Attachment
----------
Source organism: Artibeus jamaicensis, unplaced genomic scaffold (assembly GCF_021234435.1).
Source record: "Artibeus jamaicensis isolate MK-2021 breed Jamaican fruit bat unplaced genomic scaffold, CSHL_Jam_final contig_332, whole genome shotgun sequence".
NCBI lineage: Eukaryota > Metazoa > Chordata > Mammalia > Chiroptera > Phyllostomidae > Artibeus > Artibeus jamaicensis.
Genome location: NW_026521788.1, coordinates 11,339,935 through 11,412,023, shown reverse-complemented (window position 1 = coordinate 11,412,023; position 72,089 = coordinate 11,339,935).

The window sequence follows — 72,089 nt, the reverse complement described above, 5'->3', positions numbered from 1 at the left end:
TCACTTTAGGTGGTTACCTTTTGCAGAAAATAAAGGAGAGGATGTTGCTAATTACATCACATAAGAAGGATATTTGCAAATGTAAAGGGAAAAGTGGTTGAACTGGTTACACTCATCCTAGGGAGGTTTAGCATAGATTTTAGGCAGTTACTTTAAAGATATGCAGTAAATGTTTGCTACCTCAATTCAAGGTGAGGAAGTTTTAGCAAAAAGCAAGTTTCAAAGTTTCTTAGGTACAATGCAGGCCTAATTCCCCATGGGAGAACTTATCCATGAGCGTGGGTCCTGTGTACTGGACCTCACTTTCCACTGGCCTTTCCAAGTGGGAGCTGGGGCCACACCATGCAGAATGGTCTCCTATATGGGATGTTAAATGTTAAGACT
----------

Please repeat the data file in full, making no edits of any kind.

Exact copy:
Source organism: Artibeus jamaicensis, unplaced genomic scaffold (assembly GCF_021234435.1).
Source record: "Artibeus jamaicensis isolate MK-2021 breed Jamaican fruit bat unplaced genomic scaffold, CSHL_Jam_final contig_332, whole genome shotgun sequence".
NCBI lineage: Eukaryota > Metazoa > Chordata > Mammalia > Chiroptera > Phyllostomidae > Artibeus > Artibeus jamaicensis.
Genome location: NW_026521788.1, coordinates 11,339,935 through 11,412,023, shown reverse-complemented (window position 1 = coordinate 11,412,023; position 72,089 = coordinate 11,339,935).

The window sequence follows — 72,089 nt, the reverse complement described above, 5'->3', positions numbered from 1 at the left end:
TCACTTTAGGTGGTTACCTTTTGCAGAAAATAAAGGAGAGGATGTTGCTAATTACATCACATAAGAAGGATATTTGCAAATGTAAAGGGAAAAGTGGTTGAACTGGTTACACTCATCCTAGGGAGGTTTAGCATAGATTTTAGGCAGTTACTTTAAAGATATGCAGTAAATGTTTGCTACCTCAATTCAAGGTGAGGAAGTTTTAGCAAAAAGCAAGTTTCAAAGTTTCTTAGGTACAATGCAGGCCTAATTCCCCATGGGAGAACTTATCCATGAGCGTGGGTCCTGTGTACTGGACCTCACTTTCCACTGGCCTTTCCAAGTGGGAGCTGGGGCCACACCATGCAGAATGGTCTCCTATATGGGATGTTAAATGTTAAGACT